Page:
I love synchronicities (as I wrote about in this post here) and love meeting new people when travelling and being amazed at who turns up on your path.
One of the things I really wanted to do whilst in Hawaii, was go for a horse-ride in the lush Hawaiian landscape. So I found a place and booked a private ride, so that we could go for a little trot and a canter instead of just a leisurely walk with a group – being the adventure seekers that we are
Our guide Suki, proved to be a very interesting character, and as we spoke a little and he realised that we were conscious of different environmental issues and ways of eating – he really opened up.
Suki lives on a 242 acre property that backs onto the beach as well as having a natural fresh water stream running through it. The land has been classified as a natural reserve and bird sanctuary, and he is listed as the trustee of the land for life – so no land tax to pay. The property can only be used for agricultural purposes which don’t damage the land, so he has set up a completely self-sufficient lifestyle.
His home is powered by a mixture of solar power, turbine power from the running stream, wind power and some of the excess energy is stored in batteries. He grows all of his own vegetables and fruits organically and has planted so that he has different varieties of fruits available all year round.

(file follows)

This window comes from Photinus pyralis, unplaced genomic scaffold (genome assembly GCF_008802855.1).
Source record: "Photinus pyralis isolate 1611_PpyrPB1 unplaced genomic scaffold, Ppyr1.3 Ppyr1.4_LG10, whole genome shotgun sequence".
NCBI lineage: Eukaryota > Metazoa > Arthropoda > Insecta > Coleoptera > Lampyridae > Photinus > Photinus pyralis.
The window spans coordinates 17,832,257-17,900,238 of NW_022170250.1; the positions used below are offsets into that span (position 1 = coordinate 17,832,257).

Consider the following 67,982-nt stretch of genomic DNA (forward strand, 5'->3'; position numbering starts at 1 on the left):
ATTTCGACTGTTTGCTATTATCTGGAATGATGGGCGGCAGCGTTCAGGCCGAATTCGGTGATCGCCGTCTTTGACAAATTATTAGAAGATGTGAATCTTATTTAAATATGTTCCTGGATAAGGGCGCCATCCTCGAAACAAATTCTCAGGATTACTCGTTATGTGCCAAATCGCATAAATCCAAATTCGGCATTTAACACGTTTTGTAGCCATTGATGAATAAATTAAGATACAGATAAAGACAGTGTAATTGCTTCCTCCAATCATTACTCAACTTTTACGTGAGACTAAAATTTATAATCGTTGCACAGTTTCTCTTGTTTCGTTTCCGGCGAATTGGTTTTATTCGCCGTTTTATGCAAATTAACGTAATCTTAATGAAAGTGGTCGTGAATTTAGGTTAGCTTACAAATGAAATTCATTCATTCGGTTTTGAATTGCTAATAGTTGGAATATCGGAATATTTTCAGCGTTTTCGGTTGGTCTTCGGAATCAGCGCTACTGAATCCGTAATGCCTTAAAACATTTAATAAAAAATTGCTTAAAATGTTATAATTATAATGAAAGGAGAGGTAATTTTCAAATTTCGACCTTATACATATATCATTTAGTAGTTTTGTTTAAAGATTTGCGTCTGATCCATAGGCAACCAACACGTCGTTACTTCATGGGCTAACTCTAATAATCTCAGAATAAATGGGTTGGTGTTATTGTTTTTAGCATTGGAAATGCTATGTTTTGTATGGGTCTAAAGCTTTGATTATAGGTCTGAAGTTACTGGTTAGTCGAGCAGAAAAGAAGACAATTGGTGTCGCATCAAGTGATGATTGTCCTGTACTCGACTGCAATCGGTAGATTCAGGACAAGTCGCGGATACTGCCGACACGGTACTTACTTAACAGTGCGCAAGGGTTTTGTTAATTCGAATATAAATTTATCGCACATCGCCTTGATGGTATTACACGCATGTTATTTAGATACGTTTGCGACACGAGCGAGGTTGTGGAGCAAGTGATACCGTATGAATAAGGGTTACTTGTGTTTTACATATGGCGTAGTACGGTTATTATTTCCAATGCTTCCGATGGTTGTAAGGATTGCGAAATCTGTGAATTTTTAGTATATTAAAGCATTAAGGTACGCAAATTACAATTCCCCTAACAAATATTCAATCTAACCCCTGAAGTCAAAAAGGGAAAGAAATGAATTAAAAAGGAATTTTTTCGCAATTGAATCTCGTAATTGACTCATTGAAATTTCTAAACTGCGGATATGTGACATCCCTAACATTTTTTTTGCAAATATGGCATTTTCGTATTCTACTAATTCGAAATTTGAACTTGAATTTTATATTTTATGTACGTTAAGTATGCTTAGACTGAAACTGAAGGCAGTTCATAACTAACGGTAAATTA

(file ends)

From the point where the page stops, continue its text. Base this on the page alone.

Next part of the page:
He raises some animals for eating – and even though I am not an advocate of eating a lot of animal products – if you are going to eat meat, then raising the animal y0urself on the organic food you grow on the property, and allowing the animal to live out a happy and peaceful life before a humane death – well that is as close to ethical as you’re going to get as a meat eater – and that is how our guide Suki lives.
The really interesting thing is that he has absolutely no need for money. He has no taxes, no food to buy, no power bills – he uses his horse or a bike to get anywhere he needs to go on the island so has no need for a car. He enjoys riding horses and uses the money he earns from guiding rides he uses to travel to see his family every couple of years – but he could happily live the rest of his life on his property with no use for money at all. It was a fascinating insight into someone who has opted out of the system and lives a very happy, peaceful and productive life off the land.
So our enjoyable afternoon of horseriding took on a much deeper meaning as we pondered the concepts of living in a money free society and what constitutes happiness. Is it having enough money to buy whatever you need, or not needing money at all?
It was a very interesting afternoon. What are your thoughts on living without the need for money?